By Patience Nyangove
THE Namibia Students Financial Assistance Fund (NSFAF) board has turned the parastatal into an ungovernable institution, due to its questionable decisions.
The latest dubious board decision revolves around NSFAF Company Secretary, Fillemon Wise Immanuel, who had been found guilty of two counts of gross negligence, one count of using foul or insulting language towards a supervisor and one count of disregarding official instructions from his supervisor.
In a shocking turn of events last week, the board refused to fire Immanuel, and now stands accused of having openly disregarded the State Owned Enterprises Act, because of its actions.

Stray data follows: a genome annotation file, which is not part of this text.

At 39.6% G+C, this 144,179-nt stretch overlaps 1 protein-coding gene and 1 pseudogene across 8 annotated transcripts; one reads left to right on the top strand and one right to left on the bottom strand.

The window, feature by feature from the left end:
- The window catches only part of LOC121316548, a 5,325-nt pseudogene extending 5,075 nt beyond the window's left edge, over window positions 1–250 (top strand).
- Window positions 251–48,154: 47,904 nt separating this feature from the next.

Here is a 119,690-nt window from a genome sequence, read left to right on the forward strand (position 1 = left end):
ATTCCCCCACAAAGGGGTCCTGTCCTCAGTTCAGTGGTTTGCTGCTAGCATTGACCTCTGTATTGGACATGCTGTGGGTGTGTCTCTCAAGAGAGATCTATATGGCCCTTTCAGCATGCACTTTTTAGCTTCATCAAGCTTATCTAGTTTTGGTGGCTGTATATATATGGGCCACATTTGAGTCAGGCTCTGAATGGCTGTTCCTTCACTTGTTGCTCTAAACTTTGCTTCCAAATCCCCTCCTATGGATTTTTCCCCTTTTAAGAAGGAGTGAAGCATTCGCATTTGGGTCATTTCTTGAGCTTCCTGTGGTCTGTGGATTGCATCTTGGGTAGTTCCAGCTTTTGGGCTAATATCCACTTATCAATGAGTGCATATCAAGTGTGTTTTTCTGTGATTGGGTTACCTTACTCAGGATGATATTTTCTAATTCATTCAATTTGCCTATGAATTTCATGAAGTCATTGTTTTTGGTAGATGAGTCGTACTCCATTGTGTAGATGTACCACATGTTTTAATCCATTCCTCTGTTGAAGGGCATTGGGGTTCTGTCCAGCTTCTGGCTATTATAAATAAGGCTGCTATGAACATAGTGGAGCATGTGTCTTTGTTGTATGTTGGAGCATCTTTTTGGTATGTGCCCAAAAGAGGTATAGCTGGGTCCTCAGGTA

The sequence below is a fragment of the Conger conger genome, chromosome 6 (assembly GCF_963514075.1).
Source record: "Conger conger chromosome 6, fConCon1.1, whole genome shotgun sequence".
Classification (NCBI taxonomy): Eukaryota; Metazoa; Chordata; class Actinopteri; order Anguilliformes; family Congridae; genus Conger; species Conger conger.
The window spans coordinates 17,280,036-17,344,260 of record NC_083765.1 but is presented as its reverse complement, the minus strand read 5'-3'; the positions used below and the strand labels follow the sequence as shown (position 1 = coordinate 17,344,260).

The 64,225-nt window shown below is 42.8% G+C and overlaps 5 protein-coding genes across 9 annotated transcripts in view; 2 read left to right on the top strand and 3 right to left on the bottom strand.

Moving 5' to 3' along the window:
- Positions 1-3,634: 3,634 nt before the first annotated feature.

These damning claims are contained in a legal opinion given to the parastatal by legal practitioner, Jaco Boltman, from law firm Kopplinger Boltman, which was roped after the Patty Karuaihe-Martin led NSFAF board last week let Immanuel off the hook.
Immanuel’s disciplinary hearing was chaired by Dr Johan van Rooyen, a labour consultant hired by NSFAF.
Confidente has in its possession communication that shows that Karuaihe-Martin had instructed the parastatal’s Head of Human Resources, Olavi Hamwele, to inform NSFAF Chief Executive Officer, Hilya Nghiwete, and Immanuel of the board’s decision.
However, it is also understood that not all the board members agreed with Karuaihe-Martin.
The NSFAF board has also not provided any reasons for its decision.